As recently as two decades ago, Patek Philippe was a name uttered almost exclusively by the horological cognoscenti. Its permeation in pop culture and everyday conversations might have surprised traditional fans but there is no denying its contemporary influence. In fact, statistics from 2017 suggest that one in eight hip-hop songs that year lyrically referenced the watchmaker, as the industry’s elite cemented their status among the haute monde with this casual bout of name-dropping.
Under the stage handle The Carters, power couple Beyoncé and Jay-Z inverted the brand for the sake of rhyme in the 2018 single Apeshit (“Bought him a jet/ Shut down Colette/ Philippe Patek) that flaunted their lavish taste in a video shot at the Louvre in Paris, no less. Meanwhile, the likes of Soulja Boy (Patek, with the line “I got that Patek on my wrist” repeated seemingly ad infinitum and comprising the entire hook) and Valee (Patek Philippe) were among those who made song titles of the Swiss stalwart. Condé Nast’s online music magazine, Pitchfork, cheekily commented that the brand is rarely pronounced correctly in these contexts in an article that also asserted “a watch is seen by most rappers as a king-making talisman” and “owning a Patek represents entrance into a new class of rap sophisticate”.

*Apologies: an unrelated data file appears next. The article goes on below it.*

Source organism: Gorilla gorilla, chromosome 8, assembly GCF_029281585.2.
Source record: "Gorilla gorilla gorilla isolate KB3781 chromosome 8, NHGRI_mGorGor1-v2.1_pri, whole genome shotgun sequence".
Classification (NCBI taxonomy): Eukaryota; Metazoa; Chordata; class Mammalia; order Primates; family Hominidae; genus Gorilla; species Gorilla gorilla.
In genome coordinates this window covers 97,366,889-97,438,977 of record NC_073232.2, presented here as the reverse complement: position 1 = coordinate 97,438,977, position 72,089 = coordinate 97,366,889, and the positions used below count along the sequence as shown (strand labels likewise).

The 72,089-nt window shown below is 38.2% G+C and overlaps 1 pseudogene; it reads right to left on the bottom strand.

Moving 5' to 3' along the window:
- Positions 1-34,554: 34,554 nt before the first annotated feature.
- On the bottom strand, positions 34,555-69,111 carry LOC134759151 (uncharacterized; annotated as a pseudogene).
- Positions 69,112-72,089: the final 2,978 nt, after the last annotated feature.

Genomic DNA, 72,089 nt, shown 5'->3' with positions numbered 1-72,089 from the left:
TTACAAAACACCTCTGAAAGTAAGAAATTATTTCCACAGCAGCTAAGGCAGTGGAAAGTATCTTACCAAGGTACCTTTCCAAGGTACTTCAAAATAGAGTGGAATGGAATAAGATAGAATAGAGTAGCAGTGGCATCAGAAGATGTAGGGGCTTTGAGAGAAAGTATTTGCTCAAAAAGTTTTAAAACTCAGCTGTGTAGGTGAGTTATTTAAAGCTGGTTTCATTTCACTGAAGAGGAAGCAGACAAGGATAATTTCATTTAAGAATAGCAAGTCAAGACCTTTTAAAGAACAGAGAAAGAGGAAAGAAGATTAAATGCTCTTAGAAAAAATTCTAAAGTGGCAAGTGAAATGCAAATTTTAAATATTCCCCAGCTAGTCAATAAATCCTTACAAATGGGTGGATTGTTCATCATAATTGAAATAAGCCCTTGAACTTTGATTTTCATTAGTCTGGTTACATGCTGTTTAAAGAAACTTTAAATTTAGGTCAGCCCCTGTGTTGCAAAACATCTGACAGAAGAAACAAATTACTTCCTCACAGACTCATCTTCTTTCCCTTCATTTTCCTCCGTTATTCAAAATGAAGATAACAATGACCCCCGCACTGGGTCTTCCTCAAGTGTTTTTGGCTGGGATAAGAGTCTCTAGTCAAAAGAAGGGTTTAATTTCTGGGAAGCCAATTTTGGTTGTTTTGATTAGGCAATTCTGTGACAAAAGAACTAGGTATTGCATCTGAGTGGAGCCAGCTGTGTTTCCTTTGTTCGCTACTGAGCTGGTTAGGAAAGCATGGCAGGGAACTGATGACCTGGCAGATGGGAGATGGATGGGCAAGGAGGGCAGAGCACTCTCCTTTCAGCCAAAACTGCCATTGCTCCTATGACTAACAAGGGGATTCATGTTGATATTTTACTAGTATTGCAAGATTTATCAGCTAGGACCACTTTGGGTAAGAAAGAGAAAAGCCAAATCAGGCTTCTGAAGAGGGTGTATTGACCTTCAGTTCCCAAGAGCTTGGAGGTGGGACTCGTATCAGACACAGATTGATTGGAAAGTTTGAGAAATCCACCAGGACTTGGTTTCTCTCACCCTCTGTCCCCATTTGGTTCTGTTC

Contributing to its arrival in the minds of the masses is the seminal Generations campaign of 1996: “You never actually own a Patek Philippe. You merely look after it for the next generation.” It was one of the most iconic taglines of that era, wriggling its way into public consciousness and framing its products as prestigious heirlooms for demographics that might otherwise have never encountered or remembered the brand.
Another recent significant rise in brand awareness could be traced to the Watch Art Grand Exhibition, a biannual affair that made its Asian debut this year. The fifth instalment was held in Singapore, after successful shows in Dubai (2012), Munich (2013), London (2015) and New York (2017). In conjunction with the city state’s bicentennial celebrations, marking Sir Stamford Raffles’ arrival in Singapore 200 years ago, the immersive exhibition at the Sands Theatre in Marina Bay Sands recreated the iconic salons on Rue du Rhône in Geneva, the manufacture in Plan-les-Ouates and the Patek Philippe Museum. Collectors and journalists flew in from around the world to savour the spectacle and tens of thousands of visitors thronged the hall during the 18-day exhibition. And in the middle of it all, shaking hands and fielding questions, was Patek Philippe president Thierry Stern.
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